To analyze levels of (±)-LSF and its metabolite PTX in plasma of rats, the method described earlier was used (9). To determine GRMS-55 and rolipram concentrations in rat plasma, HPLC methods with UV detection were developed. A detailed description of these methods has been provided in the supplementary materials. The calibration curve of GRMS-55 was linear at the range of 0.050–20 and for rolipram at the range of 0.020–20 mg L−1.

TNF-α levels in LPS-stimulated rat blood in vitro and in rat plasma samples from the in vivo studies were analyzed by the Rat TNF-α Quantikine ELISA Immunoassay Kit (R&D Systems, USA) according to the manufacturer’s instructions. The assay was linear at the range of 12.5–800 pg mL−1. Levels of TNF-α in mice serum were measured by ELISA Kits for Tumor Necrosis Factor Alpha (Cloud-Clone Corp., USA). This assay was linear at the range of 15.6–1000 pg mL−1. Absorbance was measured at 450 nm using a POLARstar Omega multi-mode microplate reader (BMG LABTECH, Germany).

Serum asparagine transaminase (AST) and alanine transaminase (ALT) activity was analyzed using the chemistry analyzer BS-800 (Shenzhen Mindray Bio-medical Electronics Co. ltd, China).

Pharmacokinetic, PK/PD, and PK/PD/DIS Progression Modeling

Firstly, the concentration-time data collected for each individual compound from one of the investigated rat strains (Wistar or Lewis) were subjected to a non-compartmental analysis (NCA). Subsequently, pharmacokinetic models were developed for each investigated compound and strain of rat. One- and two- compartment models with linear or non-linear elimination were tested. In the case of (±)-LSF administration, the existence of interconversion phenomenon between (±)-LSF and PTX, which was also observed in our previous studies (9), was taken into account during model development. The final models were chosen based on the goodness-of-fit criteria, such as Akaike Information Criterion (AIC), Schwarz Bayesian Criterion (SBC), weighted sum of squared residuals (WSSR), a visual inspection of fitting, and precision of estimated parameters expressed as coefficients of variation % (CVs%). NCA analysis was performed in Phoenix WinNonlin v. 7.0 (Pharsight Corp., a Certara Company, Princeton, New Jersey). Pharmacokinetic model parameters were estimated in ADAPT 5 software (BMSR, Los Angeles, CA) using the weighted least squares algorithm. Fraction of the dose absorbed (F) following an extravascular (EV) administration was calculated according to the Eq. 4:

$$ F=\frac{AUC_{0-t\left(\mathrm{EV}\right)}\cdotp {D}_{IV}}{AUC_{0-t\left(\mathrm{IV}\right)}\cdotp {\mathrm{D}}_{\mathrm{EV}}} $$
(4)

where AUC0-t is the area under concentration versus time curve from 0 to the last measured point and D is dose.

PK/PD and PK/PD/DIS progression models were developed considering the mechanism of action of the investigated compounds, the mechanisms of disease progression in the case of CIA, and the subsequent stages leading to TNF-α release in the case of LPS-induced endotoxemia. Various numbers of transit compartments were tested during development of the models, and the final models were chosen based on the goodness-of-fit criteria, such as AIC, SBC, a visual inspection of the fitting, and parameter precision. Estimated values of pharmacokinetic parameters were fixed during PK/PD and PK/PD/DIS progression model fitting procedures. No influence of experimentally induced diseases (RA and LPS-induced endotoxemia) on the values of pharmacokinetic parameters of each investigated compound was found, as concentrations of the test compounds in blood collected from diseased rats were close to those predicted by the pharmacokinetic models developed in this study using healthy animals (data not shown). Pharmacokinetic parameters of (±)-LSF and PTX in male Wistar rats challenged with IV dose of 1 mg kg−1 of LPS were taken from our previous study (9). PK/PD and PK/PD/DIS progression modeling were performed in ADAPT 5 software using the weighted least squares algorithm.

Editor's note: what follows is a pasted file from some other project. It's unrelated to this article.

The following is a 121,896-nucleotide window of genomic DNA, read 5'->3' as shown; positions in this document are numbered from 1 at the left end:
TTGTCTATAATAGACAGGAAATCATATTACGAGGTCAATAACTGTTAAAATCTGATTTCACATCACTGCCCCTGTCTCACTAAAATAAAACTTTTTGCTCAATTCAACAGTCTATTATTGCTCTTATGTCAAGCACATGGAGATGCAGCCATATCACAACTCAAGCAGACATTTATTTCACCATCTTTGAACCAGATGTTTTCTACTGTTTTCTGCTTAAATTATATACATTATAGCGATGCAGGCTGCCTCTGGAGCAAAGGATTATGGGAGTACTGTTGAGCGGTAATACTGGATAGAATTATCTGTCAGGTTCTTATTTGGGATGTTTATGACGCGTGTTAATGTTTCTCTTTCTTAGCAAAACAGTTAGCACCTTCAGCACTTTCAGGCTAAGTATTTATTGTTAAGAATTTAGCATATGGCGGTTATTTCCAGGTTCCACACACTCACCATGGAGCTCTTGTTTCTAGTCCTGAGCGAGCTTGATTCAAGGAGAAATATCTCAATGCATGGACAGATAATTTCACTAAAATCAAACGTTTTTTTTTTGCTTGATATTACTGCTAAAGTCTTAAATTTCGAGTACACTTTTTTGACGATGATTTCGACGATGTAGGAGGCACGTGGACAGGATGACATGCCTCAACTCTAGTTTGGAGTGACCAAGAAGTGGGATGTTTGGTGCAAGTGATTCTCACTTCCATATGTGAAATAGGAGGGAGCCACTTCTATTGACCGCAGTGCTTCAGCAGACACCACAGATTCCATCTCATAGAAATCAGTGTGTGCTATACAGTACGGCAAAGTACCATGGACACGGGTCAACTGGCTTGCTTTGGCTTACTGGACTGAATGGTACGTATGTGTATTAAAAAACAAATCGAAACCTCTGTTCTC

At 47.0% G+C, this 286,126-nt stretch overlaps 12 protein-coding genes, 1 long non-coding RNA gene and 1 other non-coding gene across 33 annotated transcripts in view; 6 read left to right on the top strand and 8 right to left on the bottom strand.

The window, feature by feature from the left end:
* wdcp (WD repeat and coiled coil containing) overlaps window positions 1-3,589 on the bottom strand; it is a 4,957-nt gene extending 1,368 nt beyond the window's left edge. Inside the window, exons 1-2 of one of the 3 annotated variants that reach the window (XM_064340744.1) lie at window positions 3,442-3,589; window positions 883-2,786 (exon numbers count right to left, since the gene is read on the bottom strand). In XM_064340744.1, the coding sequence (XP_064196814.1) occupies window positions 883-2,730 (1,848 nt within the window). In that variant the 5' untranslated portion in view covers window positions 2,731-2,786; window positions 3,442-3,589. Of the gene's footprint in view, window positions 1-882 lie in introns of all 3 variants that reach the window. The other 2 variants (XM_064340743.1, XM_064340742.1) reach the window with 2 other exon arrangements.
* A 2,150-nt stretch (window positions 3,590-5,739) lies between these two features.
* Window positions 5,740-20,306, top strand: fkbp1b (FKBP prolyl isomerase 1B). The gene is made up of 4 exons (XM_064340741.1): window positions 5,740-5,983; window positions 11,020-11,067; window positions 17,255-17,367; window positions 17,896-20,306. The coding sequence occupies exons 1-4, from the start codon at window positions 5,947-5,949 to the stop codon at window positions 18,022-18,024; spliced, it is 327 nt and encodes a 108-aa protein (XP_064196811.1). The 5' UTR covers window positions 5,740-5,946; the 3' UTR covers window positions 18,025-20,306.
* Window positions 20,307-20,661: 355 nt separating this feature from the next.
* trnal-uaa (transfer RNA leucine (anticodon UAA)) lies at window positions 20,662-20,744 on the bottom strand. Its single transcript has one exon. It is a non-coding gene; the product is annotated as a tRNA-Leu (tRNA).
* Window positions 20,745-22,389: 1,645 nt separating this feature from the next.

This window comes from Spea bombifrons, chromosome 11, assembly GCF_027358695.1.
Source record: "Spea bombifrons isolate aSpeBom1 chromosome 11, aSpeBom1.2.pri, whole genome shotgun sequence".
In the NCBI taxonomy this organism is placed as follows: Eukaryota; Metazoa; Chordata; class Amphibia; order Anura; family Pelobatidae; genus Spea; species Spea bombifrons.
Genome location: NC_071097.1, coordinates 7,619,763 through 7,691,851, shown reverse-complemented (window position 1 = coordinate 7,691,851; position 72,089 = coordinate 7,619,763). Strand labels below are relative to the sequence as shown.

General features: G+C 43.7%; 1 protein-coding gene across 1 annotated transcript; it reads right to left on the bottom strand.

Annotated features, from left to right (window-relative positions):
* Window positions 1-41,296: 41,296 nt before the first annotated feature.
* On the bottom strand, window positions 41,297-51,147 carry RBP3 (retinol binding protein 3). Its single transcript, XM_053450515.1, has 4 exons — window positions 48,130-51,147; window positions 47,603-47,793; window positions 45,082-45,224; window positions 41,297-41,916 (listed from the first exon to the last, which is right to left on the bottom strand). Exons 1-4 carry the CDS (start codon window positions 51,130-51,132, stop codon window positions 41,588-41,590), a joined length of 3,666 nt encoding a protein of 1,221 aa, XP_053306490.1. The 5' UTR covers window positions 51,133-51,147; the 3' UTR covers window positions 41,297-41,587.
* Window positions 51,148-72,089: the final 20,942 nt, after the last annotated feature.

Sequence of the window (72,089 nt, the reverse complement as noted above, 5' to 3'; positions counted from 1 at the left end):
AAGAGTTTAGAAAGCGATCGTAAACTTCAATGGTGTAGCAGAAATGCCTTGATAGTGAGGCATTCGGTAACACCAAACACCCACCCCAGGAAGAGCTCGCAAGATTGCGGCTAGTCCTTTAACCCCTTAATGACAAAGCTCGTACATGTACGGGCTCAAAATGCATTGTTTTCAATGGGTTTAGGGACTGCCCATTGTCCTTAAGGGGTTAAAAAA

PK/PD Model of PDE Inhibitors in Endotoxemic Rats

In the LPS-induced endotoxemia model, TNF-α concentrations were measured following IV administration of both (±)-LSF and its metabolite – PTX. As following administration of (±)-LSF or PTX to rats and other species both of these compounds occur simultaneously in plasma of an individual, the interaction PK/PD model was used to estimate pharmacodynamic parameters, including IC50 values, for each of these compounds. An additive interaction between (±)-LSF and PTX was assumed in the PK/PD model based on the results of the recent study, where this type of interaction was found between these compounds as modulators of cAMP levels (9). To study the influence of GRMS-55 and rolipram on TNF-α levels in this model, two other experiments with independent control groups were performed. Therefore, as a result of PK/PD analysis, three sets of pharmacodynamic parameters were obtained based on the data from the three individual experiments.

A structure of the developed PK/PD model for TNF-α inhibitory effect of studied compounds is illustrated in Fig. 1a.

Fig. 1
figure1

Schematic representation of the proposed PK/PD model to describe changes in TNF-α plasma levels in male Wistar rats with LPS-induced endotoxemia a and PK/PD/DIS model of arthritis progression in female Lewis rats b treated with the studied compounds; Prec are the hypothetical precursors of TNF-α production a or relative paw edema b in the precursor compartments, Imax is the maximal inhibitory effect of each compound, Cp is a plasma concentration of the test compound (GRMS-55, (±)-LSF, rolipram, and additionally PTX in the case of endotoxemic rats), IC50 is the concentration of each compound that produce 50% of Imax, Paw is a relative paw swelling, τ is the mean transit time, kin is the zero-order rate constant of production of Prec, while kin(t) is the zero-order production component of Prec, kdeg is the first-order rate constant of kin(t) reduction, T1-T4 are precursors of TNF-α production a or relative paw edema b in subsequent transit compartments, kout is the first-order rate constant of Prec degradation, and kgrow is the zero-order rate constant accounting for natural paw growth.